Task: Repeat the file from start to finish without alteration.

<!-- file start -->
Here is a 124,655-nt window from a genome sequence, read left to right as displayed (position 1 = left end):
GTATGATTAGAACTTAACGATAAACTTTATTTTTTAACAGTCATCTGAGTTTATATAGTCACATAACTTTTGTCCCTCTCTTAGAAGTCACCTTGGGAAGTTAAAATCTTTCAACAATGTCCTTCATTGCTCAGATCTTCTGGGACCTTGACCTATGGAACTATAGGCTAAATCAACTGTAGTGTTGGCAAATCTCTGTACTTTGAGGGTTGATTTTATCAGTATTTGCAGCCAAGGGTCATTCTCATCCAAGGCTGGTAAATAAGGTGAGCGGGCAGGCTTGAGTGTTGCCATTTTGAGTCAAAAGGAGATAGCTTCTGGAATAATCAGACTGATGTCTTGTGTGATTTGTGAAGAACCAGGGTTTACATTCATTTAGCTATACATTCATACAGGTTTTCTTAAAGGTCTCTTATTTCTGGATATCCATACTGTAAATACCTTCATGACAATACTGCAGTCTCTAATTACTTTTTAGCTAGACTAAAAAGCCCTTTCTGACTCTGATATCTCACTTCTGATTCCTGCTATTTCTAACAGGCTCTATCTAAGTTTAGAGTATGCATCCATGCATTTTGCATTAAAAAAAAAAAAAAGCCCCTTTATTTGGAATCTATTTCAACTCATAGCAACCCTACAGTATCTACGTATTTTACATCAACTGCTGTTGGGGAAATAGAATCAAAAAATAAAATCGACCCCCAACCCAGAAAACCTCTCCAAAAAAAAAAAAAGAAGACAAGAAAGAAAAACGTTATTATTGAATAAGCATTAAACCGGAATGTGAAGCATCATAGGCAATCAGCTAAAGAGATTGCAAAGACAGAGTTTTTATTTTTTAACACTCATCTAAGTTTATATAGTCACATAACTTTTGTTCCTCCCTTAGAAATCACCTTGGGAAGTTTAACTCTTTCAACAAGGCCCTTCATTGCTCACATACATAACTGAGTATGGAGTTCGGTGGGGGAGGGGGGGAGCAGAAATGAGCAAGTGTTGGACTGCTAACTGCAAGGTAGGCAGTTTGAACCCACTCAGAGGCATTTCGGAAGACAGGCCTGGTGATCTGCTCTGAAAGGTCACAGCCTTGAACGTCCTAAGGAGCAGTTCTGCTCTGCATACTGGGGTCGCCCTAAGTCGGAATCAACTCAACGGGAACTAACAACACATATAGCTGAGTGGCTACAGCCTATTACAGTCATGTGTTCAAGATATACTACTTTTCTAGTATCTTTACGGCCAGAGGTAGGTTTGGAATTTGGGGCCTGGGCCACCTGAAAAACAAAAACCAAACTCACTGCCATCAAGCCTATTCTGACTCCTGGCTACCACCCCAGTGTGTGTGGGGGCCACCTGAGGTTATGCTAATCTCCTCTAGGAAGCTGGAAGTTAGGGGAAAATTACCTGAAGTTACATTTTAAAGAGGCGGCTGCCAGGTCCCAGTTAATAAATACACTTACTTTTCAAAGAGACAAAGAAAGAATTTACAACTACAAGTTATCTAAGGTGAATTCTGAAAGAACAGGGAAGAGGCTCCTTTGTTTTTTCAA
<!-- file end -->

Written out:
Here is a 124,655-nt window from a genome sequence, read left to right as displayed (position 1 = left end):
GTATGATTAGAACTTAACGATAAACTTTATTTTTTAACAGTCATCTGAGTTTATATAGTCACATAACTTTTGTCCCTCTCTTAGAAGTCACCTTGGGAAGTTAAAATCTTTCAACAATGTCCTTCATTGCTCAGATCTTCTGGGACCTTGACCTATGGAACTATAGGCTAAATCAACTGTAGTGTTGGCAAATCTCTGTACTTTGAGGGTTGATTTTATCAGTATTTGCAGCCAAGGGTCATTCTCATCCAAGGCTGGTAAATAAGGTGAGCGGGCAGGCTTGAGTGTTGCCATTTTGAGTCAAAAGGAGATAGCTTCTGGAATAATCAGACTGATGTCTTGTGTGATTTGTGAAGAACCAGGGTTTACATTCATTTAGCTATACATTCATACAGGTTTTCTTAAAGGTCTCTTATTTCTGGATATCCATACTGTAAATACCTTCATGACAATACTGCAGTCTCTAATTACTTTTTAGCTAGACTAAAAAGCCCTTTCTGACTCTGATATCTCACTTCTGATTCCTGCTATTTCTAACAGGCTCTATCTAAGTTTAGAGTATGCATCCATGCATTTTGCATTAAAAAAAAAAAAAAGCCCCTTTATTTGGAATCTATTTCAACTCATAGCAACCCTACAGTATCTACGTATTTTACATCAACTGCTGTTGGGGAAATAGAATCAAAAAATAAAATCGACCCCCAACCCAGAAAACCTCTCCAAAAAAAAAAAAAGAAGACAAGAAAGAAAAACGTTATTATTGAATAAGCATTAAACCGGAATGTGAAGCATCATAGGCAATCAGCTAAAGAGATTGCAAAGACAGAGTTTTTATTTTTTAACACTCATCTAAGTTTATATAGTCACATAACTTTTGTTCCTCCCTTAGAAATCACCTTGGGAAGTTTAACTCTTTCAACAAGGCCCTTCATTGCTCACATACATAACTGAGTATGGAGTTCGGTGGGGGAGGGGGGGAGCAGAAATGAGCAAGTGTTGGACTGCTAACTGCAAGGTAGGCAGTTTGAACCCACTCAGAGGCATTTCGGAAGACAGGCCTGGTGATCTGCTCTGAAAGGTCACAGCCTTGAACGTCCTAAGGAGCAGTTCTGCTCTGCATACTGGGGTCGCCCTAAGTCGGAATCAACTCAACGGGAACTAACAACACATATAGCTGAGTGGCTACAGCCTATTACAGTCATGTGTTCAAGATATACTACTTTTCTAGTATCTTTACGGCCAGAGGTAGGTTTGGAATTTGGGGCCTGGGCCACCTGAAAAACAAAAACCAAACTCACTGCCATCAAGCCTATTCTGACTCCTGGCTACCACCCCAGTGTGTGTGGGGGCCACCTGAGGTTATGCTAATCTCCTCTAGGAAGCTGGAAGTTAGGGGAAAATTACCTGAAGTTACATTTTAAAGAGGCGGCTGCCAGGTCCCAGTTAATAAATACACTTACTTTTCAAAGAGACAAAGAAAGAATTTACAACTACAAGTTATCTAAGGTGAATTCTGAAAGAACAGGGAAGAGGCTCCTTTGTTTTTTCAA